There’s a certain allure to the idea of prepaying your home loan and stepping into the realm of debt-free living, especially in times of economic/job uncertainty and high interest rates.
If you have surplus money and face a dilemma as to how to use it wisely, here are some guidelines:
Where are you in your loan repayment journey? Whether you’re just starting out or nearing the finish line, it’s often most effective to make additional payments towards your home loan in the early stages.
Take the case of Rakesh who takes a Rs 50 lakh home loan at 9 % p.a for a tenure of 15 years. His mortgage schedule looks like this (see table below). You would notice that while his yearly EMI is constant (Rs 50,713*12), the interest component of the EMI changes in all 15 years.
|Amortization schedule for a Rs 50 lakh loan@ 9 percent p.a.|
|Op. Loan Balance||EMI||Interest payment||Principal||Outstanding Loan Balance|
In the first year, Rs 4.5 lakh of interest is paid by Rakesh, which falls to about Rs 2 lakh in the eleventh year of repayment, and so on.
If Rakesh follows the conventional path without making any prepayments, he will end up paying Rs 43.4 lakh in interest, in addition to the principal amount. If he decides to prepay Rs 5 lakh each in the second, third, and fourth years of the loan, he could save a total of Rs 16.38 lakh in interest and reduce his loan tenure by almost three years.
Prepayment in the 5th to the 7th year of the same amount would result in a lower saving of Rs 12.33 lakh in interest payment and a similar reduction in loan tenure. For prepayment made in the 8th to the 10th year, it will be even lower at Rs 8.28 lakh. So, as a strategy, prepay in the initial half of the loan tenure. The earlier the better it is.
Leverage tax benefits
Under Section 24 of the Income Tax Act, the interest paid on a home loan can qualify for a tax deduction of up to Rs 2 lakh annually. Additionally, principal repayment up to Rs 1.5 lakh per annum can avail benefits under Section 80 C.
If you are the sole owner of the property and belong to the highest tax bracket, it makes sense to keep reducing your mortgage until your annual interest payments fall below Rs 2 lakh.
In this case, until the eleventh year, the interest payments are above Rs 2 lakh. However, it will change once you prepay. Moreover, these calculations vary with the modification in the loan amount. So, consult your financial advisor to figure out the optimal prepayment that would give the maximum tax benefits as well as interest savings.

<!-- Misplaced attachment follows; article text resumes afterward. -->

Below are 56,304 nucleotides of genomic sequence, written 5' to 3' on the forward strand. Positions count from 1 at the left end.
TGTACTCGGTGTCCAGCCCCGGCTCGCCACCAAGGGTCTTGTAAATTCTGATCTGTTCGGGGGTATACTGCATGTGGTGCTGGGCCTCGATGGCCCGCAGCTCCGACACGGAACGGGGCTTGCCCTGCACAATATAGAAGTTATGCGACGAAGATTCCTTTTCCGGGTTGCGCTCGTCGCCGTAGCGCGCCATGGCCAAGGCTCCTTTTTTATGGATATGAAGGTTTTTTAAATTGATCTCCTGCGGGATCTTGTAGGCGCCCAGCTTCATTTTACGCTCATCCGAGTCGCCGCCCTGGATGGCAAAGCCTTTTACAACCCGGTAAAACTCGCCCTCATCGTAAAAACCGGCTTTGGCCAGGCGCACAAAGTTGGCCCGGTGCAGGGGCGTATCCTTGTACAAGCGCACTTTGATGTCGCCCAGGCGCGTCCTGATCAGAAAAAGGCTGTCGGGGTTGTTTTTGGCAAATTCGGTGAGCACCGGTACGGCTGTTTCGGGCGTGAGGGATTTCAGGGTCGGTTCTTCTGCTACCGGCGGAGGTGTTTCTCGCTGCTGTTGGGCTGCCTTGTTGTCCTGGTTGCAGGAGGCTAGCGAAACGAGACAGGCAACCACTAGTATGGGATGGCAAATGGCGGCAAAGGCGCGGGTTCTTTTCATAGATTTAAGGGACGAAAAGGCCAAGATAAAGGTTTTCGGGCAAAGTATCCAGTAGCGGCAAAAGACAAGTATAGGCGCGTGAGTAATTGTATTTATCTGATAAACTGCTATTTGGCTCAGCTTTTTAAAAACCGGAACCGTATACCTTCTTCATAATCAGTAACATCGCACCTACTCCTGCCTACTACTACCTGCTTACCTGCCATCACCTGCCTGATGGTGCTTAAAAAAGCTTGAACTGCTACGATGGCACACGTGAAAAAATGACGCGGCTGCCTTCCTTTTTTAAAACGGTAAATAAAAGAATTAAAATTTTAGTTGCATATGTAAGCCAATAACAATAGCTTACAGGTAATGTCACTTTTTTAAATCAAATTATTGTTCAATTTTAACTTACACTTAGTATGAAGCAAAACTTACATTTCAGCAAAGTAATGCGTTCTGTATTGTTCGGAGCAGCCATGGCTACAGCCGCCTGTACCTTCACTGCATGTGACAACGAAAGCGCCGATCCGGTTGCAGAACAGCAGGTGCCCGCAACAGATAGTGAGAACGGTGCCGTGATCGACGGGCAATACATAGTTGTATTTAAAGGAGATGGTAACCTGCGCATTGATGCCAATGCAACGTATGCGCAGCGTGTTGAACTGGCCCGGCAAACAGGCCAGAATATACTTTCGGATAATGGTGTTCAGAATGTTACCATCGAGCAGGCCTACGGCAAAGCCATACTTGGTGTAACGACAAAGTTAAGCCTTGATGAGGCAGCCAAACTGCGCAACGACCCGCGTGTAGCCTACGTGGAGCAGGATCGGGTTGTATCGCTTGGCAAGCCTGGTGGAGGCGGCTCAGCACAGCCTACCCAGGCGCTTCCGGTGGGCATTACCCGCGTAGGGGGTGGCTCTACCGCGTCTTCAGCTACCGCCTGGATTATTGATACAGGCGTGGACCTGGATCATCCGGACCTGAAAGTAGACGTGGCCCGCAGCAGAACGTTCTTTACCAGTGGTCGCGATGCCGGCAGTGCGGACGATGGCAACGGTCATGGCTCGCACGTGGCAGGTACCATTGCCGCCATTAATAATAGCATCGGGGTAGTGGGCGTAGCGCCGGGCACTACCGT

Also, this whole equation changes, if a couple were co-owners of the property and were jointly taking a loan. In this case, interest payments up to Rs 4 lakh can be claimed by them. Interestingly, for them, tax advantages peak out in the third year itself, as per the amortization table, and not in the eleventh year.
Emergency fund first
If you receive a windfall or a bonus and lack an emergency fund, creating one should take precedence over home loan prepayment.
The interest rates on home loans are typically lower than other loans, so if you have other high-interest debts, such as personal loans or credit card balances, it’s better to pay those off first.
Do not compromise on long-term financial goals
Long-term financial goals, like retirement, require consistent and systematic investment. Diverting your retirement savings to prepay your home loan isn’t advisable.
Consider a home loan with a net interest rate of 9%, which effectively costs about 7.1% annually after-tax savings. If your investments yield more than this on a post-tax basis, it’s more beneficial to continue investing.
A retirement portfolio, for instance, usually has an element of equities, given its long-term orientation, which could potentially earn about 9-10% and perhaps even more depending on market conditions, on a post-tax basis.
Additionally, it’s important to ensure that your EMI payments don’t extend beyond your retirement age. If your EMI payments are set to continue into retirement, consider strategies to reduce the loan tenure through prepayment or increased EMIs.
Before deciding to prepay, check with your lender about any annual prepayment limits or fees. Typically, there are no prepayment charges for floating-rate home loans, but fixed-rate home loans may have associated fees.
Lastly, don’t hold back from making prepayments until you’ve amassed a substantial sum. Any amount, large or small, can make a significant difference in the final interest payout.
In summary, prepaying your home loan in the initial years can lead to significant interest savings. However, avoid diverting funds set aside for retirement or other financial goals towards prepayment. Take into account your overall financial situation and long-term goals before making a decision.